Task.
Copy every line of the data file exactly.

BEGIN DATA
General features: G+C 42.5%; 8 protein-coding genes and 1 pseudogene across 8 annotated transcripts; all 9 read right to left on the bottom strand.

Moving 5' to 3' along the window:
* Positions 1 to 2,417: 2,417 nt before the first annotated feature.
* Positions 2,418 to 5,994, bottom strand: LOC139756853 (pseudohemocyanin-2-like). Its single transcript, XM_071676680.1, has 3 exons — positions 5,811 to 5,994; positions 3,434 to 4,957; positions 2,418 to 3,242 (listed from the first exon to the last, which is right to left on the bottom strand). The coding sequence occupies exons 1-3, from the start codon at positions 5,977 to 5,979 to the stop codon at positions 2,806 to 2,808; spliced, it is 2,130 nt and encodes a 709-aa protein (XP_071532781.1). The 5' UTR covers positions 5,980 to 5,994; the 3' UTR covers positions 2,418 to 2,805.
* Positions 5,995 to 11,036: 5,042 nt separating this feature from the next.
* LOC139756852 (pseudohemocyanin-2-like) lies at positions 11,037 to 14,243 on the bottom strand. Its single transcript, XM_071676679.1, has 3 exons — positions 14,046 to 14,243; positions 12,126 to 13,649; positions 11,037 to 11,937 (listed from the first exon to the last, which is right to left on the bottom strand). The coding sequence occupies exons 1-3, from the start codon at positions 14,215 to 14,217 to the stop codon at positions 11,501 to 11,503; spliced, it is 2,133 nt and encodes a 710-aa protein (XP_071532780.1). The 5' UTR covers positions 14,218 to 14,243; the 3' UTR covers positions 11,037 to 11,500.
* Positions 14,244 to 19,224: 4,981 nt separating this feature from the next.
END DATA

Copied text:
General features: G+C 42.5%; 8 protein-coding genes and 1 pseudogene across 8 annotated transcripts; all 9 read right to left on the bottom strand.

Moving 5' to 3' along the window:
* Positions 1 to 2,417: 2,417 nt before the first annotated feature.
* Positions 2,418 to 5,994, bottom strand: LOC139756853 (pseudohemocyanin-2-like). Its single transcript, XM_071676680.1, has 3 exons — positions 5,811 to 5,994; positions 3,434 to 4,957; positions 2,418 to 3,242 (listed from the first exon to the last, which is right to left on the bottom strand). The coding sequence occupies exons 1-3, from the start codon at positions 5,977 to 5,979 to the stop codon at positions 2,806 to 2,808; spliced, it is 2,130 nt and encodes a 709-aa protein (XP_071532781.1). The 5' UTR covers positions 5,980 to 5,994; the 3' UTR covers positions 2,418 to 2,805.
* Positions 5,995 to 11,036: 5,042 nt separating this feature from the next.
* LOC139756852 (pseudohemocyanin-2-like) lies at positions 11,037 to 14,243 on the bottom strand. Its single transcript, XM_071676679.1, has 3 exons — positions 14,046 to 14,243; positions 12,126 to 13,649; positions 11,037 to 11,937 (listed from the first exon to the last, which is right to left on the bottom strand). The coding sequence occupies exons 1-3, from the start codon at positions 14,215 to 14,217 to the stop codon at positions 11,501 to 11,503; spliced, it is 2,133 nt and encodes a 710-aa protein (XP_071532780.1). The 5' UTR covers positions 14,218 to 14,243; the 3' UTR covers positions 11,037 to 11,500.
* Positions 14,244 to 19,224: 4,981 nt separating this feature from the next.